A year on, Zolitude tragedy investigation continues

General Prosecutor Eriks Kalnmeiers insisted Wednesday that the police investigation into the deaths of 54 people in a catastrophic roof collapse at a spermarket a year ago must proceed at its own professional pace without compromising the quality of the evidence gathered.

He spoke a day after the 12th Saeima in its first extraordinary plenary session on Tuesday created a parliamentary investigative commission to follow-up on the Maxima supermarket building collapse.

As promised by several elected Saeima members, the Zolitude tragedy investigative commission will try to analyze the causes leading to the shopping center’s roof caving in upon shoppers and staff at the Maxima supermarket. Then it hopes to draft recommendations to prevent any such catastrophes in the future. Its mandate calls for a 12-month working term to complete the task.

However, Kalnmeiers told journalists Wednesday that police investigators have not been given any deadlines by which to complete their work, insisting that the quality of the criminal investigation is of paramount concern.

“We are trying to do our job properly and do not wish to be rushed,” he said, despite the approaching anniversary and no sign of any definitive conclusions in the works yet.

Initiative authors Arturs Kaimiņš (Regional Alliance) and Regīna Ločmele-Luņova (Harmony), who gathered the required thirty-six signatures amongst opposition deputies to create the commission, each made impassioned speeches at the plenary to seek justice for the innocent victims.

Comparing them to veteran soldiers fallen on the battlefield, Kaimiņš told the Saeima:

“We now have 54 fallen victims at Zolitude, not from bullets, but rather from the blank spots in our national legislation.

"It is our responsibility to restore their honor and learn from the fate of these innocent victims, so that it never happens again,” he said. “That’s why it is critical to understand how the law can help guide the actions of professionals who commission and construct public buildings, who protect and save victims, who investigate crimes. It’s possible they really need our help. If the bureaucracy is such a heavy and ruinous burden, then it must be simplified,” Kaimiņš said.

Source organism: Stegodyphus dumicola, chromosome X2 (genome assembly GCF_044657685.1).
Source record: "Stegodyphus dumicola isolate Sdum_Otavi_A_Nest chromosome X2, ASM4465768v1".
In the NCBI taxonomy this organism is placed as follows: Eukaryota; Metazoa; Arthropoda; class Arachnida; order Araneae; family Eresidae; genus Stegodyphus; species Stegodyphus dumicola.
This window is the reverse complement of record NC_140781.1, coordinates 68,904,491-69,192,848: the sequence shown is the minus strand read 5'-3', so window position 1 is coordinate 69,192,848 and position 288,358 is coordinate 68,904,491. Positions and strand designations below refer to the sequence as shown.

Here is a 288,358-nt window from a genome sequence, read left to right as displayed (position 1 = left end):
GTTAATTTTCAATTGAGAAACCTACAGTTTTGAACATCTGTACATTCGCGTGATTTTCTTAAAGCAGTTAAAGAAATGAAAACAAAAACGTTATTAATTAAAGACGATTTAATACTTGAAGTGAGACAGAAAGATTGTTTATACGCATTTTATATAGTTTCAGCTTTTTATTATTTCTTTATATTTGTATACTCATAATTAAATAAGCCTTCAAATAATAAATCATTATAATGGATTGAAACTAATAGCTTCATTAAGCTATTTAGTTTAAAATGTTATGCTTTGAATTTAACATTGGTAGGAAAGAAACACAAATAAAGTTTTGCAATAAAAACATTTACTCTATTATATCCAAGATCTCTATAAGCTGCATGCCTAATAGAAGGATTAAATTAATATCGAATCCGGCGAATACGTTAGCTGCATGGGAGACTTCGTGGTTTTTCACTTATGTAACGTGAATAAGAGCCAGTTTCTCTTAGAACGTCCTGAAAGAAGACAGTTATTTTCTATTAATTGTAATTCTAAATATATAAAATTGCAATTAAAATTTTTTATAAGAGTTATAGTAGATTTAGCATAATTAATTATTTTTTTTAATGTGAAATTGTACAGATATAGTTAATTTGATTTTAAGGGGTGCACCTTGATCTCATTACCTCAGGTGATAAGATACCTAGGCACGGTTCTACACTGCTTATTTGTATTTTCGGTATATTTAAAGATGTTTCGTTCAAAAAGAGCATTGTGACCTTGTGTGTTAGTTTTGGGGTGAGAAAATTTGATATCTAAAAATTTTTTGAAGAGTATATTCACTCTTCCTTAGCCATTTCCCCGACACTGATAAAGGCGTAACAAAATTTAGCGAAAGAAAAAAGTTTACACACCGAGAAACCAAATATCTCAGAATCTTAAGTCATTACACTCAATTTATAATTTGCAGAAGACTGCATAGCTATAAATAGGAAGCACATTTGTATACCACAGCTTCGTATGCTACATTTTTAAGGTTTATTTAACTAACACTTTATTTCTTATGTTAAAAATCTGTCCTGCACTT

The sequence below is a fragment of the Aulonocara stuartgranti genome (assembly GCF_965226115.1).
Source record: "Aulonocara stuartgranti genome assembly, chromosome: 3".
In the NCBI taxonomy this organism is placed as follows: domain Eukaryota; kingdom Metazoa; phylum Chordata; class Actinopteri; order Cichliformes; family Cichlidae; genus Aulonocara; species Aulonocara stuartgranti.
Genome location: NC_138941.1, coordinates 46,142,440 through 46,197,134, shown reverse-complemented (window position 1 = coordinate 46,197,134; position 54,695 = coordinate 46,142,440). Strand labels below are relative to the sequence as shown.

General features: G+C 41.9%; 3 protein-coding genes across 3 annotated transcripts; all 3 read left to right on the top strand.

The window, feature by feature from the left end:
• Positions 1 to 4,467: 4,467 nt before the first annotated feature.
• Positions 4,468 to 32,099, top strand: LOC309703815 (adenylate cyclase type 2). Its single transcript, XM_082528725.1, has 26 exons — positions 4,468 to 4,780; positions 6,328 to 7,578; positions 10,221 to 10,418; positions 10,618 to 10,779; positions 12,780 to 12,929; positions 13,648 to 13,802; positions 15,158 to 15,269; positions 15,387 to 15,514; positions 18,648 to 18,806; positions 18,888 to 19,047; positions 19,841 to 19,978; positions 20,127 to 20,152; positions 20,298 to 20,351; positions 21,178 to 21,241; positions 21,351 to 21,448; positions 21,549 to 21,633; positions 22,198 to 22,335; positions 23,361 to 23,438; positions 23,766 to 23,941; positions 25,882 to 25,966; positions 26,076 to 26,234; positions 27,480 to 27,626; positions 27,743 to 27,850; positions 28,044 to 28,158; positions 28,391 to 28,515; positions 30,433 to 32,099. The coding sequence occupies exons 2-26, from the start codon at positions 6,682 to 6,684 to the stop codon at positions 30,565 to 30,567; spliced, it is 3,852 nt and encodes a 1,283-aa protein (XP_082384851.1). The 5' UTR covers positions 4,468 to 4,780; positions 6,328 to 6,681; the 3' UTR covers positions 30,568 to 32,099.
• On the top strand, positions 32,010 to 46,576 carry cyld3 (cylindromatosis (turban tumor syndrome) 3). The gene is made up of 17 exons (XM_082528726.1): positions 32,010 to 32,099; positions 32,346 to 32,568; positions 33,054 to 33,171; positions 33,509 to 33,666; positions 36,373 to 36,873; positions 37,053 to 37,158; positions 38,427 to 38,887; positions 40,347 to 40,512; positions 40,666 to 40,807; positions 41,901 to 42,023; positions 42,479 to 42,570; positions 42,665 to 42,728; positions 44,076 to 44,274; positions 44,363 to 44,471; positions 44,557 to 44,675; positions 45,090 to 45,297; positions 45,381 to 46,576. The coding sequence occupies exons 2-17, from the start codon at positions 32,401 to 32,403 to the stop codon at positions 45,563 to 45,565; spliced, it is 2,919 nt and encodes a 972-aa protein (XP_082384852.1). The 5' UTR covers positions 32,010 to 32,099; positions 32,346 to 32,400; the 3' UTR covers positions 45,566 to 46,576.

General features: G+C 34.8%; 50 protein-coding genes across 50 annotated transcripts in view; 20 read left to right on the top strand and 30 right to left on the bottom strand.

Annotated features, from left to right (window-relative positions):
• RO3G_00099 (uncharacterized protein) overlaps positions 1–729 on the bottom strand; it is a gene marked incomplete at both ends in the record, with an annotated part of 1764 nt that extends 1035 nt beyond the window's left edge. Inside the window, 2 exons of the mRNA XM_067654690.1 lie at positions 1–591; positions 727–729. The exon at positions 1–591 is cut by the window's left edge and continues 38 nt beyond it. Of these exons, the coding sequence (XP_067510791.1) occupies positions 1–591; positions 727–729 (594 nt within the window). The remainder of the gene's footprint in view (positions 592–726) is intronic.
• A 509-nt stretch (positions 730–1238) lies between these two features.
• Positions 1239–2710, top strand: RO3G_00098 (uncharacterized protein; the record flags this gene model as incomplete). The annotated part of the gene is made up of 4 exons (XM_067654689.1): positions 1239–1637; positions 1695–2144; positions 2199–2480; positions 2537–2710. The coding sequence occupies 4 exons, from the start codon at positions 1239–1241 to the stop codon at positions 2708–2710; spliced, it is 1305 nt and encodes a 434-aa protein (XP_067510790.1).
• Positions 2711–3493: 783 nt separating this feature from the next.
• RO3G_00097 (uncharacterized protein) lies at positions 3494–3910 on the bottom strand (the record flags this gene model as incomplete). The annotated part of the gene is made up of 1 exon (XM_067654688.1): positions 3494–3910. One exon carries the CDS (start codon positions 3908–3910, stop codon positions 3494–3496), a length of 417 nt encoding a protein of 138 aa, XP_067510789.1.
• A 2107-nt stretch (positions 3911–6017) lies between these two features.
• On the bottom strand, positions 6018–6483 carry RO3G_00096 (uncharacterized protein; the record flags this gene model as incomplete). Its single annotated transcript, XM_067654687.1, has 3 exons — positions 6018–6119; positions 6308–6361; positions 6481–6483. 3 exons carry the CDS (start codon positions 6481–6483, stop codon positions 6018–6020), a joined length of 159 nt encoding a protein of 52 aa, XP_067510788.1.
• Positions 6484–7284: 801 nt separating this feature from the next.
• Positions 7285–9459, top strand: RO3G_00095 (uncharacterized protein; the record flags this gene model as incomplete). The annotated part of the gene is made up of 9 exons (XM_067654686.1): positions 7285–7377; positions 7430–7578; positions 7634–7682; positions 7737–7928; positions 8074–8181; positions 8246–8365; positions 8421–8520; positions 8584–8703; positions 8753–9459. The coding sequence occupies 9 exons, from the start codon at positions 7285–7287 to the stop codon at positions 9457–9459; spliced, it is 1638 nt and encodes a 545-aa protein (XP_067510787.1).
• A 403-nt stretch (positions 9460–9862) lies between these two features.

On her part, Ločmele-Luņova, who also represents the Zolitude victims’ group Zolitūde 2111 said that Saeima would not duplicate the efforts of police investigators, but rather seek legislative solutions and improvements to the underlying conditions that may ultimately have combined to bring about the disaster.

However, MP Kārlis Seržants (Greens-Farmers) warned that political infighting could dash any hopes for a useful conclusion to the parliamentary investigation. “God forbid, if half the commission wants to prove the government is responsible, while the other half will point to the Riga City Council, then of course there will be no result whatsoever to speak of,” the deputy said.

The commission will have 12 members, two from each party, and will be entitled to summon experts and institutional staff to testify and clarify issues related to the disaster.

The historical record of parliamentary investigative commissions formed by Saeima since post-Soviet independence leaves little room for hope, however, says Latvia’s transparency advocacy group Delna leader Gundars Jankovs.  

Of twenty separate commissions created to look into problems as far-ranging as bank failures, state electric utility scandals, child molestation accusations against MPs and government officials and even the financial dealings of former central bank chief, PM and finance minister Einars Repse, none of them were deemed to have concluded their work with any lasting results.

Politics
Politics